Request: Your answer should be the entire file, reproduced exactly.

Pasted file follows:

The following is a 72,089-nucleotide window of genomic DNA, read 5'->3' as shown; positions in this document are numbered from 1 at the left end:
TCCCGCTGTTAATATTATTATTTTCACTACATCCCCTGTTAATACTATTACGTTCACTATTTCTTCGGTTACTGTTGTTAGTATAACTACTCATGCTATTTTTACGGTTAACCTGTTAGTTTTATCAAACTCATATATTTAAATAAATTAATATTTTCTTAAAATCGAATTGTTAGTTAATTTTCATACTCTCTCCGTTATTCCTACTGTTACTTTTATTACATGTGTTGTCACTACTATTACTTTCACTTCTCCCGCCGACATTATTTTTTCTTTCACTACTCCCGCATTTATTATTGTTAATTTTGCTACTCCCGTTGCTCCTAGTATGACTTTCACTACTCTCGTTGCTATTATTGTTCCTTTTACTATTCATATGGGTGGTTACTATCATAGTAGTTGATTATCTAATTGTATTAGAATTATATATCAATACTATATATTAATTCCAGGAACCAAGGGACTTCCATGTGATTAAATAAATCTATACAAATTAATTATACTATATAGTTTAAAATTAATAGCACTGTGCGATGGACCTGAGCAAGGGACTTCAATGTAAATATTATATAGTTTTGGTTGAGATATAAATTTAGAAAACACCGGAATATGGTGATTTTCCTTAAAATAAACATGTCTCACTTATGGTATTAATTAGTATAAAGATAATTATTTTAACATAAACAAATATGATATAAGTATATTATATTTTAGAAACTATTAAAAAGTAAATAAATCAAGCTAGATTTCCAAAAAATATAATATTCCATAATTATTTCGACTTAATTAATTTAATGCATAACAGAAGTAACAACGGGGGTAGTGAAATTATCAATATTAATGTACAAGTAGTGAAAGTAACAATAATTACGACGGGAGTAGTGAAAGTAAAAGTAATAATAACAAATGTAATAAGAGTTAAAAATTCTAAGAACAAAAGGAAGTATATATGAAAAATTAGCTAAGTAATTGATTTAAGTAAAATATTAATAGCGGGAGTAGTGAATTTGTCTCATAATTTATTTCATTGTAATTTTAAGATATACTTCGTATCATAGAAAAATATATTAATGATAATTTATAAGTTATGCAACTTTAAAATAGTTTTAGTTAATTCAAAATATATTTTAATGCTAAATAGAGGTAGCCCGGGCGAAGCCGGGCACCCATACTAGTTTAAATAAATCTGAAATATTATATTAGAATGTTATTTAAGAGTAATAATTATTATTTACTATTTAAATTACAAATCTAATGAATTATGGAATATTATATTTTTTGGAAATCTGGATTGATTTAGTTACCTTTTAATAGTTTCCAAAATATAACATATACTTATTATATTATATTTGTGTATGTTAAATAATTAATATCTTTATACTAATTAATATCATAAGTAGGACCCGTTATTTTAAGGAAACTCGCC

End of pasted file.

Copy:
The following is a 72,089-nucleotide window of genomic DNA, read 5'->3' as shown; positions in this document are numbered from 1 at the left end:
TCCCGCTGTTAATATTATTATTTTCACTACATCCCCTGTTAATACTATTACGTTCACTATTTCTTCGGTTACTGTTGTTAGTATAACTACTCATGCTATTTTTACGGTTAACCTGTTAGTTTTATCAAACTCATATATTTAAATAAATTAATATTTTCTTAAAATCGAATTGTTAGTTAATTTTCATACTCTCTCCGTTATTCCTACTGTTACTTTTATTACATGTGTTGTCACTACTATTACTTTCACTTCTCCCGCCGACATTATTTTTTCTTTCACTACTCCCGCATTTATTATTGTTAATTTTGCTACTCCCGTTGCTCCTAGTATGACTTTCACTACTCTCGTTGCTATTATTGTTCCTTTTACTATTCATATGGGTGGTTACTATCATAGTAGTTGATTATCTAATTGTATTAGAATTATATATCAATACTATATATTAATTCCAGGAACCAAGGGACTTCCATGTGATTAAATAAATCTATACAAATTAATTATACTATATAGTTTAAAATTAATAGCACTGTGCGATGGACCTGAGCAAGGGACTTCAATGTAAATATTATATAGTTTTGGTTGAGATATAAATTTAGAAAACACCGGAATATGGTGATTTTCCTTAAAATAAACATGTCTCACTTATGGTATTAATTAGTATAAAGATAATTATTTTAACATAAACAAATATGATATAAGTATATTATATTTTAGAAACTATTAAAAAGTAAATAAATCAAGCTAGATTTCCAAAAAATATAATATTCCATAATTATTTCGACTTAATTAATTTAATGCATAACAGAAGTAACAACGGGGGTAGTGAAATTATCAATATTAATGTACAAGTAGTGAAAGTAACAATAATTACGACGGGAGTAGTGAAAGTAAAAGTAATAATAACAAATGTAATAAGAGTTAAAAATTCTAAGAACAAAAGGAAGTATATATGAAAAATTAGCTAAGTAATTGATTTAAGTAAAATATTAATAGCGGGAGTAGTGAATTTGTCTCATAATTTATTTCATTGTAATTTTAAGATATACTTCGTATCATAGAAAAATATATTAATGATAATTTATAAGTTATGCAACTTTAAAATAGTTTTAGTTAATTCAAAATATATTTTAATGCTAAATAGAGGTAGCCCGGGCGAAGCCGGGCACCCATACTAGTTTAAATAAATCTGAAATATTATATTAGAATGTTATTTAAGAGTAATAATTATTATTTACTATTTAAATTACAAATCTAATGAATTATGGAATATTATATTTTTTGGAAATCTGGATTGATTTAGTTACCTTTTAATAGTTTCCAAAATATAACATATACTTATTATATTATATTTGTGTATGTTAAATAATTAATATCTTTATACTAATTAATATCATAAGTAGGACCCGTTATTTTAAGGAAACTCGCC